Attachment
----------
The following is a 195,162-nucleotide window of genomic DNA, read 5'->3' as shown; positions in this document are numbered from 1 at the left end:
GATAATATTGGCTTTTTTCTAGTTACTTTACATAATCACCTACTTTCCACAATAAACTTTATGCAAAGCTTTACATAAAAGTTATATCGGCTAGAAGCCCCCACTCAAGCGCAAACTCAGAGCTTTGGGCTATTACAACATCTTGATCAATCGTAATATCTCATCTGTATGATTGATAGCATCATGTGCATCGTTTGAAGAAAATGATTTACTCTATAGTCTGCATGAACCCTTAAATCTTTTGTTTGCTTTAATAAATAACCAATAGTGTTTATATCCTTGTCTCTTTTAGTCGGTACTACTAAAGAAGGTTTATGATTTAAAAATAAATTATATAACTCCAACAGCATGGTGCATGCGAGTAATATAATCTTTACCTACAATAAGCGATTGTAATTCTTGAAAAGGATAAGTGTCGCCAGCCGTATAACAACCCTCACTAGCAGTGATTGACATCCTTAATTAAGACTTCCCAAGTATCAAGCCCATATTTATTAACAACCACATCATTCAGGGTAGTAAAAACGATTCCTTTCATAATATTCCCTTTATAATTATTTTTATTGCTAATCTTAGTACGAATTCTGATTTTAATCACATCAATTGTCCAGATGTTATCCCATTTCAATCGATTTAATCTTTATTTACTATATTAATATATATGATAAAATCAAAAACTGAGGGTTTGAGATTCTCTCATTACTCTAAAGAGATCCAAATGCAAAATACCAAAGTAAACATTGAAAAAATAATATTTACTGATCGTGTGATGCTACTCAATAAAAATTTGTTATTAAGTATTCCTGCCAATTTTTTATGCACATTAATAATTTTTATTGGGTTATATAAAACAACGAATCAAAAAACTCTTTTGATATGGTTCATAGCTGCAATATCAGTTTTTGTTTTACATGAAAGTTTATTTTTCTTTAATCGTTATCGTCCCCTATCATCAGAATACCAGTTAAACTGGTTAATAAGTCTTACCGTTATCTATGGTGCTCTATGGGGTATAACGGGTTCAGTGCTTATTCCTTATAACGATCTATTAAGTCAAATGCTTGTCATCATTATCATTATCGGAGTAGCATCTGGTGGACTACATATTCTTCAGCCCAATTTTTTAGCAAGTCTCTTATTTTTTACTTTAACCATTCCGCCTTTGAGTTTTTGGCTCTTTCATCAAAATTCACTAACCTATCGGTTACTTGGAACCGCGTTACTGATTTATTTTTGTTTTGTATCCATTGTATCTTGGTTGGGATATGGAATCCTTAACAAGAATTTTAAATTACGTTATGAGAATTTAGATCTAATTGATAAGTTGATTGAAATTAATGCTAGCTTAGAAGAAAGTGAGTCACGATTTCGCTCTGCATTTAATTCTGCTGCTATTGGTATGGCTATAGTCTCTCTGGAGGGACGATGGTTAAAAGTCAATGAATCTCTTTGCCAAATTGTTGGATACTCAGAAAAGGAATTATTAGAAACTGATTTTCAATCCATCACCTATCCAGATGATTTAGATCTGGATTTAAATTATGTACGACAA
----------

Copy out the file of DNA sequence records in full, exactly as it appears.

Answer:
The following is a 195,162-nucleotide window of genomic DNA, read 5'->3' as shown; positions in this document are numbered from 1 at the left end:
GATAATATTGGCTTTTTTCTAGTTACTTTACATAATCACCTACTTTCCACAATAAACTTTATGCAAAGCTTTACATAAAAGTTATATCGGCTAGAAGCCCCCACTCAAGCGCAAACTCAGAGCTTTGGGCTATTACAACATCTTGATCAATCGTAATATCTCATCTGTATGATTGATAGCATCATGTGCATCGTTTGAAGAAAATGATTTACTCTATAGTCTGCATGAACCCTTAAATCTTTTGTTTGCTTTAATAAATAACCAATAGTGTTTATATCCTTGTCTCTTTTAGTCGGTACTACTAAAGAAGGTTTATGATTTAAAAATAAATTATATAACTCCAACAGCATGGTGCATGCGAGTAATATAATCTTTACCTACAATAAGCGATTGTAATTCTTGAAAAGGATAAGTGTCGCCAGCCGTATAACAACCCTCACTAGCAGTGATTGACATCCTTAATTAAGACTTCCCAAGTATCAAGCCCATATTTATTAACAACCACATCATTCAGGGTAGTAAAAACGATTCCTTTCATAATATTCCCTTTATAATTATTTTTATTGCTAATCTTAGTACGAATTCTGATTTTAATCACATCAATTGTCCAGATGTTATCCCATTTCAATCGATTTAATCTTTATTTACTATATTAATATATATGATAAAATCAAAAACTGAGGGTTTGAGATTCTCTCATTACTCTAAAGAGATCCAAATGCAAAATACCAAAGTAAACATTGAAAAAATAATATTTACTGATCGTGTGATGCTACTCAATAAAAATTTGTTATTAAGTATTCCTGCCAATTTTTTATGCACATTAATAATTTTTATTGGGTTATATAAAACAACGAATCAAAAAACTCTTTTGATATGGTTCATAGCTGCAATATCAGTTTTTGTTTTACATGAAAGTTTATTTTTCTTTAATCGTTATCGTCCCCTATCATCAGAATACCAGTTAAACTGGTTAATAAGTCTTACCGTTATCTATGGTGCTCTATGGGGTATAACGGGTTCAGTGCTTATTCCTTATAACGATCTATTAAGTCAAATGCTTGTCATCATTATCATTATCGGAGTAGCATCTGGTGGACTACATATTCTTCAGCCCAATTTTTTAGCAAGTCTCTTATTTTTTACTTTAACCATTCCGCCTTTGAGTTTTTGGCTCTTTCATCAAAATTCACTAACCTATCGGTTACTTGGAACCGCGTTACTGATTTATTTTTGTTTTGTATCCATTGTATCTTGGTTGGGATATGGAATCCTTAACAAGAATTTTAAATTACGTTATGAGAATTTAGATCTAATTGATAAGTTGATTGAAATTAATGCTAGCTTAGAAGAAAGTGAGTCACGATTTCGCTCTGCATTTAATTCTGCTGCTATTGGTATGGCTATAGTCTCTCTGGAGGGACGATGGTTAAAAGTCAATGAATCTCTTTGCCAAATTGTTGGATACTCAGAAAAGGAATTATTAGAAACTGATTTTCAATCCATCACCTATCCAGATGATTTAGATCTGGATTTAAATTATGTACGACAA